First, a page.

The Fateful Franco-American Alliance

Depiction of the signing of the treaties by Charles E. Mills

On this day in 1778, the United States and France signed two treaties – the Treaty of Alliance and the Treaty of Amity and Commerce – that established strong and perpetual military, economic, and political ties. As the Revolutionary War grinded on, the Patriots realized that they needed diplomatic and military support from abroad to succeed. France was the natural choice, as it was a longstanding rival to Great Britain and the only country that rival its power.

To that end, the French proved to be the deciding factor in America’s victory: almost immediately after the pacts were signed, they provided financial and material support to the war effort, and committed themselves to supporting the U.S. until it attained full independence. Their contributions included over a billion dollars, the majority of gunpowder for the Continental Army, naval support (as the U.S. lacked a full-fledged navy), uniforms and supplies, military training and leadership, and nearly 45,000 personnel. Almost as many French fought in the decisive Battle of Yorktown, which helped end the war, as Americans did.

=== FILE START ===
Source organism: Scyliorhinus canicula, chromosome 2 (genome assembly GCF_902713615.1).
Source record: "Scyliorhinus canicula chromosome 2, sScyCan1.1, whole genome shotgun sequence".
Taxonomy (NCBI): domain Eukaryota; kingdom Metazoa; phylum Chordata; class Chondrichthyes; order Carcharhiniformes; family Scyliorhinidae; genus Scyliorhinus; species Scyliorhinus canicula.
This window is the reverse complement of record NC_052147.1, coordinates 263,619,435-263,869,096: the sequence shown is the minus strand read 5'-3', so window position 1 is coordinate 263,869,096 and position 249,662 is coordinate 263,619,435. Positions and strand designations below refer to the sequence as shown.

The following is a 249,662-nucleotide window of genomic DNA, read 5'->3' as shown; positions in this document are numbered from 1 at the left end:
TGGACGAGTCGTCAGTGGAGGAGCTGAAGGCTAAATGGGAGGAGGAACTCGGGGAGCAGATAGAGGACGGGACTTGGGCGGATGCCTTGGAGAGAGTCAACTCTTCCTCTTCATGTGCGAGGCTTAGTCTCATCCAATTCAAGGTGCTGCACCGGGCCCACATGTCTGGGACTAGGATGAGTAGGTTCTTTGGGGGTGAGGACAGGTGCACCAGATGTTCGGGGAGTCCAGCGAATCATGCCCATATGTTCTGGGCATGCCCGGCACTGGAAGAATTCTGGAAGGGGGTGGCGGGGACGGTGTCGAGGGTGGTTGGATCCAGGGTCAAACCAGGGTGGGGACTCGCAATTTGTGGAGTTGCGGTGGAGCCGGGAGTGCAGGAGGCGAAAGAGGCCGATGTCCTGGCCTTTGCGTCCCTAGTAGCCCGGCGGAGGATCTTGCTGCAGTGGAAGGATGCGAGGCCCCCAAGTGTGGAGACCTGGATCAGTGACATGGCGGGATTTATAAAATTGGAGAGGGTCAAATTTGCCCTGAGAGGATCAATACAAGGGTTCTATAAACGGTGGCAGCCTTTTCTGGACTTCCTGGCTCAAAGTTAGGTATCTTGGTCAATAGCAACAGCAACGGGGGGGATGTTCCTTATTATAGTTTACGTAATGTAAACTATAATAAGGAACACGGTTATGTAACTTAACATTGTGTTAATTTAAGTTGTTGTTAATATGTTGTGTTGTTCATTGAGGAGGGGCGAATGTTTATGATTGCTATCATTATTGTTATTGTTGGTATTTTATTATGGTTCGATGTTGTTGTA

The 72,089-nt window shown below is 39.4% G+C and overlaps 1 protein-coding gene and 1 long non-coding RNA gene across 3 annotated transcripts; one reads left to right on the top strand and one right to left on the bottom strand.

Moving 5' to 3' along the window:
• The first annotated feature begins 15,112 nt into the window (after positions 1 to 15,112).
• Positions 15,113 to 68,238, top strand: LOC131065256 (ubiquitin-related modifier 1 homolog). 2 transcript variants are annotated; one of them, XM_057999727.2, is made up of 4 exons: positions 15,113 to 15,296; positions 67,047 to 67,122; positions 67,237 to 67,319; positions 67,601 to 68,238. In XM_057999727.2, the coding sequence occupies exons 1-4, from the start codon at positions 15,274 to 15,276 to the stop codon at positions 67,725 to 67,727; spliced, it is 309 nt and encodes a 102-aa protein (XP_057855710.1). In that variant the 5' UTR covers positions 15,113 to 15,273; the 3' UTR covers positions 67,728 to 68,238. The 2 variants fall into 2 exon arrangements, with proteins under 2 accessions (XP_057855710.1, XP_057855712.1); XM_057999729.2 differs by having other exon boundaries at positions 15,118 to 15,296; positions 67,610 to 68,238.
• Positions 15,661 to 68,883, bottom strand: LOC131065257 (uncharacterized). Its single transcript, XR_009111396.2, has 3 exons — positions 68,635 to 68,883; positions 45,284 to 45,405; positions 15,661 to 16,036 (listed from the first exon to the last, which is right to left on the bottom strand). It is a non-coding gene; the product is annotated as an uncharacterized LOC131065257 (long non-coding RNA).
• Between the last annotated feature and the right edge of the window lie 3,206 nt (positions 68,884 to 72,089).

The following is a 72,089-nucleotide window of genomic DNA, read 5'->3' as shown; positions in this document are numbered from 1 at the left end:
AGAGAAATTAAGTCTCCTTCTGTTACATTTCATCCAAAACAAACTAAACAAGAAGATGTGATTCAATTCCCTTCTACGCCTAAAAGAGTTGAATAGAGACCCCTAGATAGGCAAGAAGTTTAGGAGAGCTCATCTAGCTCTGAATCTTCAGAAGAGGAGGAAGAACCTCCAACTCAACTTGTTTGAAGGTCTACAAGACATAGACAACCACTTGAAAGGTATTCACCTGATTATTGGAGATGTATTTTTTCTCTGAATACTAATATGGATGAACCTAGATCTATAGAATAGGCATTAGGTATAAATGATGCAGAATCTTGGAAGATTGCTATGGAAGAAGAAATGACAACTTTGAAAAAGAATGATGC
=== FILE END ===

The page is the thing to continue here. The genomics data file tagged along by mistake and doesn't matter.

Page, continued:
Indeed, France wracked up so much debt in funding the U.S. war effort (in addition to what was owed from previous wars with the British), that it suffered political and economic problems that culminated in the French Revolution.

Pictured above is a depiction of the signing of the two treaties by Charles E. Mills, courtesy of the Library of Congress.

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